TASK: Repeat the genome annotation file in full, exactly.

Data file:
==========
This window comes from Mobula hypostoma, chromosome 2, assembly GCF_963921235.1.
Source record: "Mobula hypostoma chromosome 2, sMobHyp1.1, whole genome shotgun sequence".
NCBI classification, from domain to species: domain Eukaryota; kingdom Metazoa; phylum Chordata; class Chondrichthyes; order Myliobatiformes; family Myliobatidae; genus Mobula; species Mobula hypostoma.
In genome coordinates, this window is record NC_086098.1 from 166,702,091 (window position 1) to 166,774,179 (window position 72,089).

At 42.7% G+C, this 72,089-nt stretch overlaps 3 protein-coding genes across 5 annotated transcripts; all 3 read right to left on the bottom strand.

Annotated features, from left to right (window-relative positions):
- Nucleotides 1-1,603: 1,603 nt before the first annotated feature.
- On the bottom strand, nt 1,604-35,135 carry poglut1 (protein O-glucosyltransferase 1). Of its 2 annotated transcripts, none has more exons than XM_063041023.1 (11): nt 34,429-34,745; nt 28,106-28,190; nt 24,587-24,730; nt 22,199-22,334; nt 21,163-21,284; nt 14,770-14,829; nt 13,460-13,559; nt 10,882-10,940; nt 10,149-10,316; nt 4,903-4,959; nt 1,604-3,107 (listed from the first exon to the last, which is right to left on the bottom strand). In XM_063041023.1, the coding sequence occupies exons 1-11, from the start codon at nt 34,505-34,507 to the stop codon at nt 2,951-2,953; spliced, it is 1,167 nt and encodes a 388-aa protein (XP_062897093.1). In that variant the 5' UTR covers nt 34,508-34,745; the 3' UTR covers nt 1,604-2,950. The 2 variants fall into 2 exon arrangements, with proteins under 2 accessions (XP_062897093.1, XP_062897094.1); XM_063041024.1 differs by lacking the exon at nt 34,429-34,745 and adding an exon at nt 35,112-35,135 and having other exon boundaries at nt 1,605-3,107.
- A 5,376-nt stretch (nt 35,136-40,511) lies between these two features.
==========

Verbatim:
This window comes from Mobula hypostoma, chromosome 2, assembly GCF_963921235.1.
Source record: "Mobula hypostoma chromosome 2, sMobHyp1.1, whole genome shotgun sequence".
NCBI classification, from domain to species: domain Eukaryota; kingdom Metazoa; phylum Chordata; class Chondrichthyes; order Myliobatiformes; family Myliobatidae; genus Mobula; species Mobula hypostoma.
In genome coordinates, this window is record NC_086098.1 from 166,702,091 (window position 1) to 166,774,179 (window position 72,089).

At 42.7% G+C, this 72,089-nt stretch overlaps 3 protein-coding genes across 5 annotated transcripts; all 3 read right to left on the bottom strand.

Annotated features, from left to right (window-relative positions):
- Nucleotides 1-1,603: 1,603 nt before the first annotated feature.
- On the bottom strand, nt 1,604-35,135 carry poglut1 (protein O-glucosyltransferase 1). Of its 2 annotated transcripts, none has more exons than XM_063041023.1 (11): nt 34,429-34,745; nt 28,106-28,190; nt 24,587-24,730; nt 22,199-22,334; nt 21,163-21,284; nt 14,770-14,829; nt 13,460-13,559; nt 10,882-10,940; nt 10,149-10,316; nt 4,903-4,959; nt 1,604-3,107 (listed from the first exon to the last, which is right to left on the bottom strand). In XM_063041023.1, the coding sequence occupies exons 1-11, from the start codon at nt 34,505-34,507 to the stop codon at nt 2,951-2,953; spliced, it is 1,167 nt and encodes a 388-aa protein (XP_062897093.1). In that variant the 5' UTR covers nt 34,508-34,745; the 3' UTR covers nt 1,604-2,950. The 2 variants fall into 2 exon arrangements, with proteins under 2 accessions (XP_062897093.1, XP_062897094.1); XM_063041024.1 differs by lacking the exon at nt 34,429-34,745 and adding an exon at nt 35,112-35,135 and having other exon boundaries at nt 1,605-3,107.
- A 5,376-nt stretch (nt 35,136-40,511) lies between these two features.